week's best films
free to air
Star Wars: Episode IV — A New Hope (PG) Saturday, 7pm, Seven The Godfather: Part II (MA15+) Sunday, 12.40am, ABC The Texas Chain Saw Massacre (MA15+) Wednesday, 10.05, SBS Two The week leading up to Halloween offers the alert viewer chances to see many of the best, and some of the worst, horror films of the past generation. By far and away the most astute choice is director Tobe Hooper’s groundbreaking and still quite effective 1974 shocker The Texas
Chain Saw Massacre (Wednesday, 10.05pm, SBS Two).
Crewed by university students from Austin, Texas, and acted with creepy verve by locals, this independent production set the template for generations of genre films to come. The movie does what it says on the tin, following a group of travelling 20-somethings as they run afoul of a bizarre family with a taste for barbecue. Hooper’s deliberate pacing and some deft editing ensure viewers imagine more than they actually see, which is the hallmark of good horror.
The week also brings an opportunity to experience some of — but not all — the Godfather films. A surprise hit when first released in 1972,
The Godfather made instant stars of Al Pacino, Robert Duvall and James Caan. But the undeniable masterpiece of the three is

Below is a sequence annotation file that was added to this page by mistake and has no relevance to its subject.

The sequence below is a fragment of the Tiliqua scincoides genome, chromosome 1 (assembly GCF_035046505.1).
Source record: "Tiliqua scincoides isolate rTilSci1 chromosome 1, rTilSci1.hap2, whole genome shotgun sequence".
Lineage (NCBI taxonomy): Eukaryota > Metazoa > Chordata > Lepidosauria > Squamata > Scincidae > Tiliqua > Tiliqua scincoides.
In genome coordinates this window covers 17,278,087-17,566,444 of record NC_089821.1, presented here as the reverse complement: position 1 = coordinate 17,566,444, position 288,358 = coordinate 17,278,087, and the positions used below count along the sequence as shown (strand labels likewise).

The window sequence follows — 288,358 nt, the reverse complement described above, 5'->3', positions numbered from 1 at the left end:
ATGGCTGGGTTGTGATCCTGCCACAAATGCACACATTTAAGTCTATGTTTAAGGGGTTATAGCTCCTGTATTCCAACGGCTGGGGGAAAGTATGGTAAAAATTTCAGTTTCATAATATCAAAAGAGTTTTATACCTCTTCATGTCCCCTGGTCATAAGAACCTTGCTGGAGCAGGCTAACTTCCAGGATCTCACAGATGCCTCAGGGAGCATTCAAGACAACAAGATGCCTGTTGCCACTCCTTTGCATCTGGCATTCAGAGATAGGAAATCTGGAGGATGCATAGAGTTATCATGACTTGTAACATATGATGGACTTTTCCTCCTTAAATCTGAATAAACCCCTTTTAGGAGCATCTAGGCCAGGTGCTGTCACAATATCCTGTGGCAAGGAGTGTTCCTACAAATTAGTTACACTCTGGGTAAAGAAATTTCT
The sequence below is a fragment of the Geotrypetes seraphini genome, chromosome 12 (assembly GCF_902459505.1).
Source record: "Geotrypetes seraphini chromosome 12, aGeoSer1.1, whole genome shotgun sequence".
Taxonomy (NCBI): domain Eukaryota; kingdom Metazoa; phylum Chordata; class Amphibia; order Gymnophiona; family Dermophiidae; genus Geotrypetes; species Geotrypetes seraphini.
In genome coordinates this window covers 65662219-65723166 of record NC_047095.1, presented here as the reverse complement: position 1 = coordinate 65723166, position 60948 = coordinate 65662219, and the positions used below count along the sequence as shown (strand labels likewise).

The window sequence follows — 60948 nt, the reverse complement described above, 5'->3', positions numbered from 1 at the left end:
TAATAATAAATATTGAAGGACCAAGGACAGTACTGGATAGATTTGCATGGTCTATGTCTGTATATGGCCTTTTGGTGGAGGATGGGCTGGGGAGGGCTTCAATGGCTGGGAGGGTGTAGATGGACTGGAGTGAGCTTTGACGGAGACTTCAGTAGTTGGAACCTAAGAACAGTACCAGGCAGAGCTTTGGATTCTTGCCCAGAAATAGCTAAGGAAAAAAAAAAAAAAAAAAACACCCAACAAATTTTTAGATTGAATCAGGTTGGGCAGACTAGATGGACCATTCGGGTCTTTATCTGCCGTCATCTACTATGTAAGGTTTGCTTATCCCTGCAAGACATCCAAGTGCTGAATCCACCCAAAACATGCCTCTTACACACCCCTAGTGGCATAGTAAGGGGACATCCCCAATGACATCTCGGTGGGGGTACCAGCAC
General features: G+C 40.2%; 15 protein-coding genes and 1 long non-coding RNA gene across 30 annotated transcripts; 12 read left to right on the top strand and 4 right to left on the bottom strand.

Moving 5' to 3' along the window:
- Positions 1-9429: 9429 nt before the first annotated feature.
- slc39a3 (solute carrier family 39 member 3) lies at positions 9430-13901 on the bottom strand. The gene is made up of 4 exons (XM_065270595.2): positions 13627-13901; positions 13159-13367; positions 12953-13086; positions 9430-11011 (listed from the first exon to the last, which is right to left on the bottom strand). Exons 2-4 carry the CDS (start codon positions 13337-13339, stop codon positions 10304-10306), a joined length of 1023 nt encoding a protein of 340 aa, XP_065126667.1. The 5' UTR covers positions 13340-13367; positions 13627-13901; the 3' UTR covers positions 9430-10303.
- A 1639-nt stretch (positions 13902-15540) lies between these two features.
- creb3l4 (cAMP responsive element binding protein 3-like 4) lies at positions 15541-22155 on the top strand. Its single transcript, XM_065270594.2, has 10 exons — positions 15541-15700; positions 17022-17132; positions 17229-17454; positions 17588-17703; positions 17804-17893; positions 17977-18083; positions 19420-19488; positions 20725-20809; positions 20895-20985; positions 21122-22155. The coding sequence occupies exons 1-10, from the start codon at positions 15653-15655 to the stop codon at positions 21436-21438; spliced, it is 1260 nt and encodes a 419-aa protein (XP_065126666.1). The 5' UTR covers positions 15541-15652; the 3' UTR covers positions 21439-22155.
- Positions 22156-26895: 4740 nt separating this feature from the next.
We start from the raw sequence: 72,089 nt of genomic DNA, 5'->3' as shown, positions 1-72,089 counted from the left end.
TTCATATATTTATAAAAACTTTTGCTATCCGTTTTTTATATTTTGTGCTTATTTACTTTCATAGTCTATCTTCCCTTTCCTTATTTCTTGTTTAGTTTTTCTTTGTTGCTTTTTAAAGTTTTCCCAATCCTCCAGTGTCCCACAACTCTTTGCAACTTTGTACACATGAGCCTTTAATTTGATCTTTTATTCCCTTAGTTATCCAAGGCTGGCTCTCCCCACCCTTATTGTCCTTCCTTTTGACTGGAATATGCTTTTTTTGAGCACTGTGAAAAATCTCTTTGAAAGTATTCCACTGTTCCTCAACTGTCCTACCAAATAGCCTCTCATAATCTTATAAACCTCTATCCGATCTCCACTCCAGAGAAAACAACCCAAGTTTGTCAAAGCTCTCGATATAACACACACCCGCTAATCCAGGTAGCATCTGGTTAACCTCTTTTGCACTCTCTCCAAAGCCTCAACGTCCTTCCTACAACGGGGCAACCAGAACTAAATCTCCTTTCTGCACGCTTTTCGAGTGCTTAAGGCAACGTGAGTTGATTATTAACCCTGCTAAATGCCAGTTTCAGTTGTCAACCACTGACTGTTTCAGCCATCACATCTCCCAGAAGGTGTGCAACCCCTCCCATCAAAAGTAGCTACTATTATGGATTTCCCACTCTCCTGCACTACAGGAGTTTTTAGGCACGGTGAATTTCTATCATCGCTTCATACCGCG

The Godfather: Part II (Sunday, 12.40pm, ABC), in which Pacino’s Michael Corleone consolidates his power in the wake of his father’s death. And spare some love for the much-maligned but admirably ambitious The Godfather: Part III (Monday, 12.20am, ABC), which finds Michael trying to go legit. With global anticipation for Star Wars: Episode
VII — The Force Awakens now at a fever pitch (a new trailer is online, the film itself arrives here on December 17), this is a good time to revisit the first film in the iconic franchise, the 1977 sci-fi hit Star Wars: Episode IV — A New Hope (Saturday, 7pm, Seven). George Lucas had only made a handful of shorts and two relatively modest features prior to creating this audacious, ingenious and fully formed galactic ecosystem inhabited by Luke Skywalker, Princess Leia, Han Solo (Harrison Ford had formerly been Lucas’s carpenter) and the rest of the gang. Seen today, the practical sets and special effects are charmingly tactile, despite Lucas having massaged them years later. A much-loved must-see.
Meryl Streep’s two collaborations to date with director Phyllida Lloyd receive back-to-back airings, allowing the motivated viewer to compare and contrast their styles and approaches to material.
First comes the criminally undervalued 2008 ABBA musical adaptation Mamma Mia! (Saturday, 7pm, 7Two), followed by the more sombre yet no less ambitious 2011 Margaret Thatcher biopic The Iron Lady (Saturday, 9.20pm, 7Two). Streep is fine, in her chameleonlike way, in both of them.